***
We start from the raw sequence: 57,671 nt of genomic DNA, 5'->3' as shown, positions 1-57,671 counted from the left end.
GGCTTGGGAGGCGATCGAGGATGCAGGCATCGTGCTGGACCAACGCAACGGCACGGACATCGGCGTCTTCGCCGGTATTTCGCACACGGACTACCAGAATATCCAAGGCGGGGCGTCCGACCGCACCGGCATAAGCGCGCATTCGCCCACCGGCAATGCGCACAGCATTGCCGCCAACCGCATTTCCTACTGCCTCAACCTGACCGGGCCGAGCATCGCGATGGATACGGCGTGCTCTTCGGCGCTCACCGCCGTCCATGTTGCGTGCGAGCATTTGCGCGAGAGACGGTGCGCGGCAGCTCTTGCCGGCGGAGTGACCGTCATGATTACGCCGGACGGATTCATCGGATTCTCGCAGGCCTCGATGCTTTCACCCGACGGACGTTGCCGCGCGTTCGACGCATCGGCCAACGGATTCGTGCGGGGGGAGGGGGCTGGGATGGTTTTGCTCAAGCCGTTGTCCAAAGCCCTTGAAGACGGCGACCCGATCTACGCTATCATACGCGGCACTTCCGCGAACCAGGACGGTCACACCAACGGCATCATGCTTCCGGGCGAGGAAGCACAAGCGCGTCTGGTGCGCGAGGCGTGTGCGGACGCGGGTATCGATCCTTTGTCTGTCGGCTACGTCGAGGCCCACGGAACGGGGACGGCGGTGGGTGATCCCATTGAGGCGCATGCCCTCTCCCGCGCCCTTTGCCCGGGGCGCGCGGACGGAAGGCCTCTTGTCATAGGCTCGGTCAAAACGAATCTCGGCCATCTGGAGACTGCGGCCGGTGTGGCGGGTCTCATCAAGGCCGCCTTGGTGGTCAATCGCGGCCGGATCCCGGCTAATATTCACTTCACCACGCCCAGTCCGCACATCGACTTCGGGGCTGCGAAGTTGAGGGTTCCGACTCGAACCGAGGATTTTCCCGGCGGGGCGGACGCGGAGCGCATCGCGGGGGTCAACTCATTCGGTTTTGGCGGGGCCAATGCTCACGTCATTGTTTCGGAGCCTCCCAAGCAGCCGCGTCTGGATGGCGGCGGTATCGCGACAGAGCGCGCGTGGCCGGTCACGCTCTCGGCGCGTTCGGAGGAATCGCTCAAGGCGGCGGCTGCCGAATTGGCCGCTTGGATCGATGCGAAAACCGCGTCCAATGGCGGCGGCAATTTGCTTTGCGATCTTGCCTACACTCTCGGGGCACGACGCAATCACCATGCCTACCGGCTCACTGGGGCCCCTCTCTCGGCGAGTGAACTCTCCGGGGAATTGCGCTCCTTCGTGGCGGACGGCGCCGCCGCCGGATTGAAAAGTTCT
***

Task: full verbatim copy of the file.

We start from the raw sequence: 57,671 nt of genomic DNA, 5'->3' as shown, positions 1-57,671 counted from the left end.
GGCTTGGGAGGCGATCGAGGATGCAGGCATCGTGCTGGACCAACGCAACGGCACGGACATCGGCGTCTTCGCCGGTATTTCGCACACGGACTACCAGAATATCCAAGGCGGGGCGTCCGACCGCACCGGCATAAGCGCGCATTCGCCCACCGGCAATGCGCACAGCATTGCCGCCAACCGCATTTCCTACTGCCTCAACCTGACCGGGCCGAGCATCGCGATGGATACGGCGTGCTCTTCGGCGCTCACCGCCGTCCATGTTGCGTGCGAGCATTTGCGCGAGAGACGGTGCGCGGCAGCTCTTGCCGGCGGAGTGACCGTCATGATTACGCCGGACGGATTCATCGGATTCTCGCAGGCCTCGATGCTTTCACCCGACGGACGTTGCCGCGCGTTCGACGCATCGGCCAACGGATTCGTGCGGGGGGAGGGGGCTGGGATGGTTTTGCTCAAGCCGTTGTCCAAAGCCCTTGAAGACGGCGACCCGATCTACGCTATCATACGCGGCACTTCCGCGAACCAGGACGGTCACACCAACGGCATCATGCTTCCGGGCGAGGAAGCACAAGCGCGTCTGGTGCGCGAGGCGTGTGCGGACGCGGGTATCGATCCTTTGTCTGTCGGCTACGTCGAGGCCCACGGAACGGGGACGGCGGTGGGTGATCCCATTGAGGCGCATGCCCTCTCCCGCGCCCTTTGCCCGGGGCGCGCGGACGGAAGGCCTCTTGTCATAGGCTCGGTCAAAACGAATCTCGGCCATCTGGAGACTGCGGCCGGTGTGGCGGGTCTCATCAAGGCCGCCTTGGTGGTCAATCGCGGCCGGATCCCGGCTAATATTCACTTCACCACGCCCAGTCCGCACATCGACTTCGGGGCTGCGAAGTTGAGGGTTCCGACTCGAACCGAGGATTTTCCCGGCGGGGCGGACGCGGAGCGCATCGCGGGGGTCAACTCATTCGGTTTTGGCGGGGCCAATGCTCACGTCATTGTTTCGGAGCCTCCCAAGCAGCCGCGTCTGGATGGCGGCGGTATCGCGACAGAGCGCGCGTGGCCGGTCACGCTCTCGGCGCGTTCGGAGGAATCGCTCAAGGCGGCGGCTGCCGAATTGGCCGCTTGGATCGATGCGAAAACCGCGTCCAATGGCGGCGGCAATTTGCTTTGCGATCTTGCCTACACTCTCGGGGCACGACGCAATCACCATGCCTACCGGCTCACTGGGGCCCCTCTCTCGGCGAGTGAACTCTCCGGGGAATTGCGCTCCTTCGTGGCGGACGGCGCCGCCGCCGGATTGAAAAGTTCT